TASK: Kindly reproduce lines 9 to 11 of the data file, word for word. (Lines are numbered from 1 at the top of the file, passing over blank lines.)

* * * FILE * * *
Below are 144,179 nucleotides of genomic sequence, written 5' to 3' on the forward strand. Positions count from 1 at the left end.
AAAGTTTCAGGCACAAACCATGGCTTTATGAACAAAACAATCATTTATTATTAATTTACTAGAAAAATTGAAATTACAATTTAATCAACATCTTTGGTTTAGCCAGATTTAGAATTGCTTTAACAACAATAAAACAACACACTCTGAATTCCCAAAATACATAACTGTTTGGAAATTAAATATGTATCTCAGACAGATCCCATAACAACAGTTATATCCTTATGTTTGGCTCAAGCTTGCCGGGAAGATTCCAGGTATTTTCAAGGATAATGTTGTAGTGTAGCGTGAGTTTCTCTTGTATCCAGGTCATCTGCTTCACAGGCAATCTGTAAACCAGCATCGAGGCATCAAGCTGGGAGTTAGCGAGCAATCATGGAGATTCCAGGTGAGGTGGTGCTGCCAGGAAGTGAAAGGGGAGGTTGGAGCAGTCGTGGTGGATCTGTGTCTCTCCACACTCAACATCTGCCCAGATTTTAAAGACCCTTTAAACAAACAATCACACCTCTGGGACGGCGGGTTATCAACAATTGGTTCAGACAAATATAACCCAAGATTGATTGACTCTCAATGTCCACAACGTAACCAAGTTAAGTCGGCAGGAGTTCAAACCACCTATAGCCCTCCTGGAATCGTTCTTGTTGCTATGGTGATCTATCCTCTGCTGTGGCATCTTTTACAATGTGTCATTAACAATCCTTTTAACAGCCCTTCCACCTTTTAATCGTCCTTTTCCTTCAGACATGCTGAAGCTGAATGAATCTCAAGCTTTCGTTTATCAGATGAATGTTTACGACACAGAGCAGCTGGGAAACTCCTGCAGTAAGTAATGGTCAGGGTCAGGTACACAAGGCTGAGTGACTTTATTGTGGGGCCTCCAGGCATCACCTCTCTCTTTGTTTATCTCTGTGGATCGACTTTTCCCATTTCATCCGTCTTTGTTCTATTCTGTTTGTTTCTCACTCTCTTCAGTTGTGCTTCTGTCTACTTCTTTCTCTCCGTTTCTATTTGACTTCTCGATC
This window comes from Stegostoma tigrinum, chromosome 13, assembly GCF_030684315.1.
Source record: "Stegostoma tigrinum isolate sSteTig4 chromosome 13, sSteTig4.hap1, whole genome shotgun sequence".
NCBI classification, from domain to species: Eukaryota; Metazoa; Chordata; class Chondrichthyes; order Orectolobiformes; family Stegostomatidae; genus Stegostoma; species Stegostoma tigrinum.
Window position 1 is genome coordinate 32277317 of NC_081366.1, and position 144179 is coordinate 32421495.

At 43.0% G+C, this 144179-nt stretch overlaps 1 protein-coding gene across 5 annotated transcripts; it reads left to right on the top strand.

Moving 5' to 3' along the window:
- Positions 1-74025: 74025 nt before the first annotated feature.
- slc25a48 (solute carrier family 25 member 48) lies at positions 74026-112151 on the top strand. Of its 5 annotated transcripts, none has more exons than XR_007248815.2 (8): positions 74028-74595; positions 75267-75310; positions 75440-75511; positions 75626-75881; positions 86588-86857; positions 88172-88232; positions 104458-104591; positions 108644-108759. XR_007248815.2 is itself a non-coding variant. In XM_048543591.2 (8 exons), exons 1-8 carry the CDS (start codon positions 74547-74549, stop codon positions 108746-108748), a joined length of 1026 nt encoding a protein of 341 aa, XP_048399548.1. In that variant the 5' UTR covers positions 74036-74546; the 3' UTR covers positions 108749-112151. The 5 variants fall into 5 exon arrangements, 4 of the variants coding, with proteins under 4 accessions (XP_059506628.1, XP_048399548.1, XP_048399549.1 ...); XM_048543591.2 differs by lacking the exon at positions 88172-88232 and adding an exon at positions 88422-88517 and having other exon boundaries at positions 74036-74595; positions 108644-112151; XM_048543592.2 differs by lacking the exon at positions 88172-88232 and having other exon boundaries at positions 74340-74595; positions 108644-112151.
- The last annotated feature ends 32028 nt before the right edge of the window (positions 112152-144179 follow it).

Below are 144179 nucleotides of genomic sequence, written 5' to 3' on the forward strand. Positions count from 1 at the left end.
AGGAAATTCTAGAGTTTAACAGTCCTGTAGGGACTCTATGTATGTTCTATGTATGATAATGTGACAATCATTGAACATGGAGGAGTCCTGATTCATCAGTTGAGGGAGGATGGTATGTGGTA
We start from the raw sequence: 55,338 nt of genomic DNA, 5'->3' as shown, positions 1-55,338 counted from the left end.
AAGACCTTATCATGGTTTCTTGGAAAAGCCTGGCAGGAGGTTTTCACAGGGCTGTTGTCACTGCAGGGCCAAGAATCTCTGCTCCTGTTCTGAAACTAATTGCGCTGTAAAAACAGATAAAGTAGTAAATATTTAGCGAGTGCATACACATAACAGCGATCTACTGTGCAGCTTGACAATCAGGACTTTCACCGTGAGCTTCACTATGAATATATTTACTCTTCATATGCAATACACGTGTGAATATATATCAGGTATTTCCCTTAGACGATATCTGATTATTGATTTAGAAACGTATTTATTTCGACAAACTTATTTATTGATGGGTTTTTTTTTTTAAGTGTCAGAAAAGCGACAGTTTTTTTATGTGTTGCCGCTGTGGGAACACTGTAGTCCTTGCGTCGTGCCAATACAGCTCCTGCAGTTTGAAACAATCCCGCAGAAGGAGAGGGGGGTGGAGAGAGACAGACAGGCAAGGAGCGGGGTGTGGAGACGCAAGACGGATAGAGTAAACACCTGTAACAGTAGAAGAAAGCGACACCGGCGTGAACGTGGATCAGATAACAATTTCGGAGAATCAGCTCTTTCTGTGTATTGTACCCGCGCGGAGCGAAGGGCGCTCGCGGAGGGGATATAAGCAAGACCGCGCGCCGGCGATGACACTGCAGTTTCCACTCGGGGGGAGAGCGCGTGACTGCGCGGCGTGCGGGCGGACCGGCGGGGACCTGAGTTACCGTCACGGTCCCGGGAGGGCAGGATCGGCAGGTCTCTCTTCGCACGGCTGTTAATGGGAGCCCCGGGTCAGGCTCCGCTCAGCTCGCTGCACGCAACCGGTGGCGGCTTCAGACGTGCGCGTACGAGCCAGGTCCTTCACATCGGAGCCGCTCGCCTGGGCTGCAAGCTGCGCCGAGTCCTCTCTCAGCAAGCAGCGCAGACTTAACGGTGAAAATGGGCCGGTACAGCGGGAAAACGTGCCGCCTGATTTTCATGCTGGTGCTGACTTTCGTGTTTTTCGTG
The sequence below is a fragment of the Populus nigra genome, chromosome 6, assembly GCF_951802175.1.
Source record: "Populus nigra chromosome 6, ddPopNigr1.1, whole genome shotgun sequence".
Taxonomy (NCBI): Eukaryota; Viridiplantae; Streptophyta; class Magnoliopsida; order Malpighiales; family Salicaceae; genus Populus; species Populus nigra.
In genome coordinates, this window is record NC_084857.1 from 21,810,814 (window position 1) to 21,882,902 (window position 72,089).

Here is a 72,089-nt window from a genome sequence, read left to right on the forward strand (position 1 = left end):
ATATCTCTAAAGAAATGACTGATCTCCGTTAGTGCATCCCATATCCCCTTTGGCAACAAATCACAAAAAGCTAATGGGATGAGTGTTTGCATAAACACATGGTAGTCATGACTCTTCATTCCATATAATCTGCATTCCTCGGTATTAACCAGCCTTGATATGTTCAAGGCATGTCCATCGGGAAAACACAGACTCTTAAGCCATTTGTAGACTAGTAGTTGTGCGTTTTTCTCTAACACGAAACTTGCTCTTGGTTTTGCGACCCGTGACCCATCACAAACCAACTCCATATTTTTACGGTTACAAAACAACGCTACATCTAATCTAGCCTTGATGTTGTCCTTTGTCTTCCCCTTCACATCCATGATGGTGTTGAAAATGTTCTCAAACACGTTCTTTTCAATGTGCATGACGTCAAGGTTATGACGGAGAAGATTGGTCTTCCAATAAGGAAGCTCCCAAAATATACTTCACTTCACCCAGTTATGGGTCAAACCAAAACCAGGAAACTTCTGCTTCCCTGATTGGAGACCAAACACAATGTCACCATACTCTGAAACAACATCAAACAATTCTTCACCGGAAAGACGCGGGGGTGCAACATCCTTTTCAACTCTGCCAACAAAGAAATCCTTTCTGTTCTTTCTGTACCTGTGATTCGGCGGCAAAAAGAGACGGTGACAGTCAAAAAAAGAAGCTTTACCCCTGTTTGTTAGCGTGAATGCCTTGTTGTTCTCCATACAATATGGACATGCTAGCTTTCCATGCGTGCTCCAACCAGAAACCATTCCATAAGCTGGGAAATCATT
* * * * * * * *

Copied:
- Positions 1-74025: 74025 nt before the first annotated feature.
- slc25a48 (solute carrier family 25 member 48) lies at positions 74026-112151 on the top strand. Of its 5 annotated transcripts, none has more exons than XR_007248815.2 (8): positions 74028-74595; positions 75267-75310; positions 75440-75511; positions 75626-75881; positions 86588-86857; positions 88172-88232; positions 104458-104591; positions 108644-108759. XR_007248815.2 is itself a non-coding variant. In XM_048543591.2 (8 exons), exons 1-8 carry the CDS (start codon positions 74547-74549, stop codon positions 108746-108748), a joined length of 1026 nt encoding a protein of 341 aa, XP_048399548.1. In that variant the 5' UTR covers positions 74036-74546; the 3' UTR covers positions 108749-112151. The 5 variants fall into 5 exon arrangements, 4 of the variants coding, with proteins under 4 accessions (XP_059506628.1, XP_048399548.1, XP_048399549.1 ...); XM_048543591.2 differs by lacking the exon at positions 88172-88232 and adding an exon at positions 88422-88517 and having other exon boundaries at positions 74036-74595; positions 108644-112151; XM_048543592.2 differs by lacking the exon at positions 88172-88232 and having other exon boundaries at positions 74340-74595; positions 108644-112151.
- The last annotated feature ends 32028 nt before the right edge of the window (positions 112152-144179 follow it).